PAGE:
While the potatoes are cooking, heat the oil in a large saucepan over medium heat. Add the onion, leek, and cabbage; sauté until softened. Add the kale, garlic, salt and pepper. Continue to cook until tender; remove from heat.

Drain the potatoes and return to the pot. Stir in the kale and cabbage mixture. Heat the nondairy butter in 1 cup of the soy milk in the microwave and pour over the potatoes. Mash with a potato masher, adding more soy milk if necessary. Check the seasoning and serve hot.

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Here it is, the best for last. And the absolute best use for leftover corned beef (in fact, I always double the corned beef recipe to ensure leftovers): the mighty Reuben sandwich. The king of all sandwiches, really. Teese mozzarella cheese, Bubbies sauerkraut, sliced red onion and homemade Thousand Island dressing between two layers of corned beef on dark rye bread from the bread machine. Oh, how I love thee, Reuben!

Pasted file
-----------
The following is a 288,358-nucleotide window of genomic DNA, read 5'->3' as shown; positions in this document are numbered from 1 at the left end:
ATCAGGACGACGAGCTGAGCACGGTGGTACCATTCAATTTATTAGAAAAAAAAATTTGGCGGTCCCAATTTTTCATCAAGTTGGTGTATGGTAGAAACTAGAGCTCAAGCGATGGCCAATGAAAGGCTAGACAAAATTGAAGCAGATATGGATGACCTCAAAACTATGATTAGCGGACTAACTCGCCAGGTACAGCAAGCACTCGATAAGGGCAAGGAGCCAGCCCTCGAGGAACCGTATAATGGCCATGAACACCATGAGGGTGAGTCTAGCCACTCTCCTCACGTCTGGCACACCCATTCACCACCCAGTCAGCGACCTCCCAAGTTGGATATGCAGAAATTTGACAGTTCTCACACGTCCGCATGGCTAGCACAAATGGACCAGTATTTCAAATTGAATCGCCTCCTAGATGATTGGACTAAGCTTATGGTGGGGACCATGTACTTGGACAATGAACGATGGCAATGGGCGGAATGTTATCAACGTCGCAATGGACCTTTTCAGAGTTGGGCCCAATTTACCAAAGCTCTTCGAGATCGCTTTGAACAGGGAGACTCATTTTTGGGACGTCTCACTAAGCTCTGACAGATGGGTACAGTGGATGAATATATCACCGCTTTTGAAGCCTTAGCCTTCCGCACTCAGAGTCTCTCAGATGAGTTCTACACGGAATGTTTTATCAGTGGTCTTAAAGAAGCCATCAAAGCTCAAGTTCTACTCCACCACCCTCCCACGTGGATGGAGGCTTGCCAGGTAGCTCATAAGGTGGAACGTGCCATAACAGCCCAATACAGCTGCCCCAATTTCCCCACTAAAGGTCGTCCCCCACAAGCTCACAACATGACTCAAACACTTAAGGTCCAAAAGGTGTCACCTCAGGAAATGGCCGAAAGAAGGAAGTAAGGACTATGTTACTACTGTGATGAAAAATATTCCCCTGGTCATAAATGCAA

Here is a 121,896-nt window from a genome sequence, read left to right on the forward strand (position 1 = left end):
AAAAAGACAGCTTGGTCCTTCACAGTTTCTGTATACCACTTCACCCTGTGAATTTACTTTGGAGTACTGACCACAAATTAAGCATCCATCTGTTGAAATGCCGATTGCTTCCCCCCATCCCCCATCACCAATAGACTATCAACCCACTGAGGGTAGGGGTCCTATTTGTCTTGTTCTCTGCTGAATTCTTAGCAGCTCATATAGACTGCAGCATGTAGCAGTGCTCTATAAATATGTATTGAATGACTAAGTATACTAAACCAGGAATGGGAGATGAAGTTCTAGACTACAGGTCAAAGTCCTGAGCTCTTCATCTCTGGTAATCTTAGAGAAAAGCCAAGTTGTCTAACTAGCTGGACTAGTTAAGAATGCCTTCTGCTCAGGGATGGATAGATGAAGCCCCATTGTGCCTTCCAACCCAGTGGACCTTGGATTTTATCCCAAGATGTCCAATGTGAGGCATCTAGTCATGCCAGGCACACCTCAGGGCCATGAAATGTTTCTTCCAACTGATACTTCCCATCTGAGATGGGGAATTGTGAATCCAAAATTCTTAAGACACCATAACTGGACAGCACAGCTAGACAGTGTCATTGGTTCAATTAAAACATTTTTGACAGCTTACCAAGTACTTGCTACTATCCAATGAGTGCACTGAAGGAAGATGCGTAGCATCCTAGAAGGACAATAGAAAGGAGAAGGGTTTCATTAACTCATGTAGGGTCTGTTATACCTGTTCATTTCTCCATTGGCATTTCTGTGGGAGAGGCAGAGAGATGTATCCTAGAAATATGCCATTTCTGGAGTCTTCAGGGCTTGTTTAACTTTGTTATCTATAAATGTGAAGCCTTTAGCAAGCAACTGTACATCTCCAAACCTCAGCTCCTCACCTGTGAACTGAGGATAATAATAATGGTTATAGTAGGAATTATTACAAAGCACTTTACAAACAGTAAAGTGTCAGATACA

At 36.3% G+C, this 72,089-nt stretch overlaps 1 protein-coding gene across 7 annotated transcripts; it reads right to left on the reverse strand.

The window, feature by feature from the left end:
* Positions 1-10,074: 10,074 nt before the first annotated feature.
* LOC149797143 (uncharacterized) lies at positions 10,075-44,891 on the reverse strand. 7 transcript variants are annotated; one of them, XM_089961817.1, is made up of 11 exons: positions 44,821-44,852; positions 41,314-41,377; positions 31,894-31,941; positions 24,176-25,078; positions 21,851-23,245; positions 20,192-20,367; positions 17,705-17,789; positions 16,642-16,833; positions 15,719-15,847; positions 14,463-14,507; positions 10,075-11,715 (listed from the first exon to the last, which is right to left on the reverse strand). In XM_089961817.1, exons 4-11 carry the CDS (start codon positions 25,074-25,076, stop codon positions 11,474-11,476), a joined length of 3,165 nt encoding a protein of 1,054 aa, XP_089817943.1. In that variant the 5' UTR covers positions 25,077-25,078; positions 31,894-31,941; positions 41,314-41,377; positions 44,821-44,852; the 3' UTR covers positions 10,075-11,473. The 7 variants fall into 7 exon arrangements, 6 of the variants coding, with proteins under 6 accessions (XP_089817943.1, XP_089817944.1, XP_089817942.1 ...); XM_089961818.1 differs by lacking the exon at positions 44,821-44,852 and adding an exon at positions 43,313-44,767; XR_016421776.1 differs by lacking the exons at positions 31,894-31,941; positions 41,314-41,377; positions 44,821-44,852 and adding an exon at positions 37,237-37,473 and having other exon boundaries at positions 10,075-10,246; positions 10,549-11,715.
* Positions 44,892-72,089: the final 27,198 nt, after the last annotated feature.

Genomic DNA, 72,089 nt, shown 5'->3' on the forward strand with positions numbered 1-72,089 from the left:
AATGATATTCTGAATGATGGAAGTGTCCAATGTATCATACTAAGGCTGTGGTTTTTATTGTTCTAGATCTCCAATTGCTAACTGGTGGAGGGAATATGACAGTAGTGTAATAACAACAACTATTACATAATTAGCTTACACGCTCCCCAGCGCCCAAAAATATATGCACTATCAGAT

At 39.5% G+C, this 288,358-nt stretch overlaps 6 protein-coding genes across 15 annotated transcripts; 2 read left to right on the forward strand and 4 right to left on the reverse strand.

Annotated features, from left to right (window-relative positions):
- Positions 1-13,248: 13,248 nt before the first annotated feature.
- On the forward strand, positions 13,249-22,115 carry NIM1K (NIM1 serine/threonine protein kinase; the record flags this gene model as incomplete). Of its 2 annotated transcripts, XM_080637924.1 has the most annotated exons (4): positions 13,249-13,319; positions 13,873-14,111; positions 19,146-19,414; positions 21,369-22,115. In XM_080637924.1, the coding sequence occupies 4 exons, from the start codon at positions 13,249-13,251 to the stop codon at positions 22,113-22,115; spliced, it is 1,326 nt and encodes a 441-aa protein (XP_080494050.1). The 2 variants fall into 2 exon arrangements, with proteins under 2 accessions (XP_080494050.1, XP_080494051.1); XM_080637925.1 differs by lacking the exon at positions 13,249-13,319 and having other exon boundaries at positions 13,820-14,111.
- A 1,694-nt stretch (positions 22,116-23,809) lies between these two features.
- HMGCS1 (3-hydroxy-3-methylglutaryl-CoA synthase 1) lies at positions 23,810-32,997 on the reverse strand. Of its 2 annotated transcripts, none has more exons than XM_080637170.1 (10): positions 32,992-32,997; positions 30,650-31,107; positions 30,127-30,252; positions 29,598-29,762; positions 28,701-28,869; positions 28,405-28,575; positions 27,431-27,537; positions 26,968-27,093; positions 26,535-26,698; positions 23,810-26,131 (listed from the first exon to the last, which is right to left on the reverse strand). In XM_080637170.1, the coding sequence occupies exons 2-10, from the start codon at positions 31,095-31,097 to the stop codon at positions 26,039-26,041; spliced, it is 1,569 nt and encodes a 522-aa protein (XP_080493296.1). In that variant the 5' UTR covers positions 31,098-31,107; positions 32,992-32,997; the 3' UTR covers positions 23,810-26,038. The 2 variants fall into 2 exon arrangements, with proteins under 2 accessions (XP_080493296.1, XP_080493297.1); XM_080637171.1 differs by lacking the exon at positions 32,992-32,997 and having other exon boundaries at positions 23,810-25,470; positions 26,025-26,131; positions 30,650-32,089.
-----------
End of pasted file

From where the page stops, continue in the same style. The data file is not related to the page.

♥ Slow Cooker Hominy Soup

I’m happy to report that I am (finally!) a working woman again. I have been fortunate in that I was able to transform my volunteer work into a paid position. To my way of thinking, that makes every paycheck a bonus. Having Fridays off does not suck, either. Yaaah me! 🙂

Now that I’m away from the house during the week, the dinner schedule has drastically changed around here. I’m lucky enough to be off by 4:00 in the afternoon and I live a mere 5 minutes away from my new office. But, when I return to the house, the greyt boys are my first priority (sorry, J!) and not the usual dinner prep work. Luckily, we have just enough daylight left to take a walk down the street to the boys’ favorite hang-out spot.